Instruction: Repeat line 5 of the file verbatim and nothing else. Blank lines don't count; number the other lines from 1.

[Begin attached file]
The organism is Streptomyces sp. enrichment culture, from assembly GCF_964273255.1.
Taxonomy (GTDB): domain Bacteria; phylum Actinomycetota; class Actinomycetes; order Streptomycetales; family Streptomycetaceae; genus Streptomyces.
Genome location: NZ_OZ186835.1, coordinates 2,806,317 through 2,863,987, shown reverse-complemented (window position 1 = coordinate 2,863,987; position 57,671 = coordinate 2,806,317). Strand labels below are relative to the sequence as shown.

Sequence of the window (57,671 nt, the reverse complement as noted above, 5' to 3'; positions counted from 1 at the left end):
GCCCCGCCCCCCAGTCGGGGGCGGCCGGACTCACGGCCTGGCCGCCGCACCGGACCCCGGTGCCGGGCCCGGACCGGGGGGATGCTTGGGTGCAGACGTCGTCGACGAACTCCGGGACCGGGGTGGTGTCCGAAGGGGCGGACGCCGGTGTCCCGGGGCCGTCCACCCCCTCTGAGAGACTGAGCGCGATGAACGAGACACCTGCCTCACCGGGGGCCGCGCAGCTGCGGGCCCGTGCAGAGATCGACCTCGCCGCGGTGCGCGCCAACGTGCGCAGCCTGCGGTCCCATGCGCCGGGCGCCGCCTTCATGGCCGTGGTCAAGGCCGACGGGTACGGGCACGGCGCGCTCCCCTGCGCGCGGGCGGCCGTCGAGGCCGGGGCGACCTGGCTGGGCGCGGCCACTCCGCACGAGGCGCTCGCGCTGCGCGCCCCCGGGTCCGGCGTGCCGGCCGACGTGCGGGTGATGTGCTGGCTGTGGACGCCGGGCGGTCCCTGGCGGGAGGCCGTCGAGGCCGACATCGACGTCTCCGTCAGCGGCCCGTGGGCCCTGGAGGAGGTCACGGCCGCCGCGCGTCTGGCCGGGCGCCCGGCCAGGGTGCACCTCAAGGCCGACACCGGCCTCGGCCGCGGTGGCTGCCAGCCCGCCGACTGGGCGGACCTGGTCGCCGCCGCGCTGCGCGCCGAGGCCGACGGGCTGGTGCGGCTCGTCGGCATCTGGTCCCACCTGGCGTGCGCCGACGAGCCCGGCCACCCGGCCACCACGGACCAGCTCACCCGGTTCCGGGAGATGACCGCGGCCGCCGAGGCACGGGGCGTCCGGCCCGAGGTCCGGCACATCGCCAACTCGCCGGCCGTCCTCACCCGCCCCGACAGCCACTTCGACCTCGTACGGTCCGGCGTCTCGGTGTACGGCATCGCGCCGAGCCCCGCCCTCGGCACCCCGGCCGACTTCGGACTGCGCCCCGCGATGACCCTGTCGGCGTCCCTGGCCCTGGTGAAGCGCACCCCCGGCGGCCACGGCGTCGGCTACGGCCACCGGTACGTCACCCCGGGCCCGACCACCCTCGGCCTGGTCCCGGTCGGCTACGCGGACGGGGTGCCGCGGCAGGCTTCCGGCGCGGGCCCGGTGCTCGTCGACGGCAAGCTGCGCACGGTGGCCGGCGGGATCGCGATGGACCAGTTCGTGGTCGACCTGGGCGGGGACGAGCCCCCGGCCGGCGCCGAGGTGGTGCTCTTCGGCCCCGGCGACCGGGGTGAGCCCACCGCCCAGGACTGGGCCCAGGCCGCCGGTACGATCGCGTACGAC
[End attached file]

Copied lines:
GCCCCGCCCCCCAGTCGGGGGCGGCCGGACTCACGGCCTGGCCGCCGCACCGGACCCCGGTGCCGGGCCCGGACCGGGGGGATGCTTGGGTGCAGACGTCGTCGACGAACTCCGGGACCGGGGTGGTGTCCGAAGGGGCGGACGCCGGTGTCCCGGGGCCGTCCACCCCCTCTGAGAGACTGAGCGCGATGAACGAGACACCTGCCTCACCGGGGGCCGCGCAGCTGCGGGCCCGTGCAGAGATCGACCTCGCCGCGGTGCGCGCCAACGTGCGCAGCCTGCGGTCCCATGCGCCGGGCGCCGCCTTCATGGCCGTGGTCAAGGCCGACGGGTACGGGCACGGCGCGCTCCCCTGCGCGCGGGCGGCCGTCGAGGCCGGGGCGACCTGGCTGGGCGCGGCCACTCCGCACGAGGCGCTCGCGCTGCGCGCCCCCGGGTCCGGCGTGCCGGCCGACGTGCGGGTGATGTGCTGGCTGTGGACGCCGGGCGGTCCCTGGCGGGAGGCCGTCGAGGCCGACATCGACGTCTCCGTCAGCGGCCCGTGGGCCCTGGAGGAGGTCACGGCCGCCGCGCGTCTGGCCGGGCGCCCGGCCAGGGTGCACCTCAAGGCCGACACCGGCCTCGGCCGCGGTGGCTGCCAGCCCGCCGACTGGGCGGACCTGGTCGCCGCCGCGCTGCGCGCCGAGGCCGACGGGCTGGTGCGGCTCGTCGGCATCTGGTCCCACCTGGCGTGCGCCGACGAGCCCGGCCACCCGGCCACCACGGACCAGCTCACCCGGTTCCGGGAGATGACCGCGGCCGCCGAGGCACGGGGCGTCCGGCCCGAGGTCCGGCACATCGCCAACTCGCCGGCCGTCCTCACCCGCCCCGACAGCCACTTCGACCTCGTACGGTCCGGCGTCTCGGTGTACGGCATCGCGCCGAGCCCCGCCCTCGGCACCCCGGCCGACTTCGGACTGCGCCCCGCGATGACCCTGTCGGCGTCCCTGGCCCTGGTGAAGCGCACCCCCGGCGGCCACGGCGTCGGCTACGGCCACCGGTACGTCACCCCGGGCCCGACCACCCTCGGCCTGGTCCCGGTCGGCTACGCGGACGGGGTGCCGCGGCAGGCTTCCGGCGCGGGCCCGGTGCTCGTCGACGGCAAGCTGCGCACGGTGGCCGGCGGGATCGCGATGGACCAGTTCGTGGTCGACCTGGGCGGGGACGAGCCCCCGGCCGGCGCCGAGGTGGTGCTCTTCGGCCCCGGCGACCGGGGTGAGCCCACCGCCCAGGACTGGGCCCAGGCCGCCGGTACGATCGCGTACGAC